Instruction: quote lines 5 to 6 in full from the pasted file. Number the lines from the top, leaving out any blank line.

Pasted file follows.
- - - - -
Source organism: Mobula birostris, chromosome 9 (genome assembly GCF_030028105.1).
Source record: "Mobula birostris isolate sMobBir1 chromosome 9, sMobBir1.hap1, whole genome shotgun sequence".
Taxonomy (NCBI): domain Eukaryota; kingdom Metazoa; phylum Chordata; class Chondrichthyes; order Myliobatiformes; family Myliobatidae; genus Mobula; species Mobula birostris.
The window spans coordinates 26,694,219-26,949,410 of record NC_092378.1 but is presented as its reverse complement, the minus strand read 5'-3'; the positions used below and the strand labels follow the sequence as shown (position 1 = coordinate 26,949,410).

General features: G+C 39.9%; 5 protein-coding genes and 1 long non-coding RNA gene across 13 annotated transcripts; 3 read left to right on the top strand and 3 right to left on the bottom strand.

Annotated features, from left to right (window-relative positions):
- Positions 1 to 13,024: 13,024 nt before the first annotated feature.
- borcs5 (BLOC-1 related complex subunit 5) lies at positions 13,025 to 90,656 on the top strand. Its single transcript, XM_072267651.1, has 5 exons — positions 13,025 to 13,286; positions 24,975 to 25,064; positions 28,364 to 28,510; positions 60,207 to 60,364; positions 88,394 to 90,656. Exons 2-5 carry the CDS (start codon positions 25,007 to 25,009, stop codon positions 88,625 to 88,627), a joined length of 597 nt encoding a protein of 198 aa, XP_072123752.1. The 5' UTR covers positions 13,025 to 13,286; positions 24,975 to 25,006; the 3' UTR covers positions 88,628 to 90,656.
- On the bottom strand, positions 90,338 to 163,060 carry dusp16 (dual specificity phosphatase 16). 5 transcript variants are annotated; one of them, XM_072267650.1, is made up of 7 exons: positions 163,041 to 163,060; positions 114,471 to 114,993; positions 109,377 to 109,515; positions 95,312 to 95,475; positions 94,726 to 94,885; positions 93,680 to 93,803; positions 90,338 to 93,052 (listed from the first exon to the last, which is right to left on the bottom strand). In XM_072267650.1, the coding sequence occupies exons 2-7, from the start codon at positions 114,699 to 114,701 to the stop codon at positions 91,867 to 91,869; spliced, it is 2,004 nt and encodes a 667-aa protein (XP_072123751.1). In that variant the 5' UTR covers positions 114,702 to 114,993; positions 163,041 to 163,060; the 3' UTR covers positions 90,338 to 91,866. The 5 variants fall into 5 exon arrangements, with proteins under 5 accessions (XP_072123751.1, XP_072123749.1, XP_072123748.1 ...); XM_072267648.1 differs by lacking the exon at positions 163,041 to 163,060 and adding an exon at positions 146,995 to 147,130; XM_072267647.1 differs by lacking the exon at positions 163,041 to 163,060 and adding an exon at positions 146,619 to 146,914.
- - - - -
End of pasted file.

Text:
General features: G+C 39.9%; 5 protein-coding genes and 1 long non-coding RNA gene across 13 annotated transcripts; 3 read left to right on the top strand and 3 right to left on the bottom strand.

Annotated features, from left to right (window-relative positions):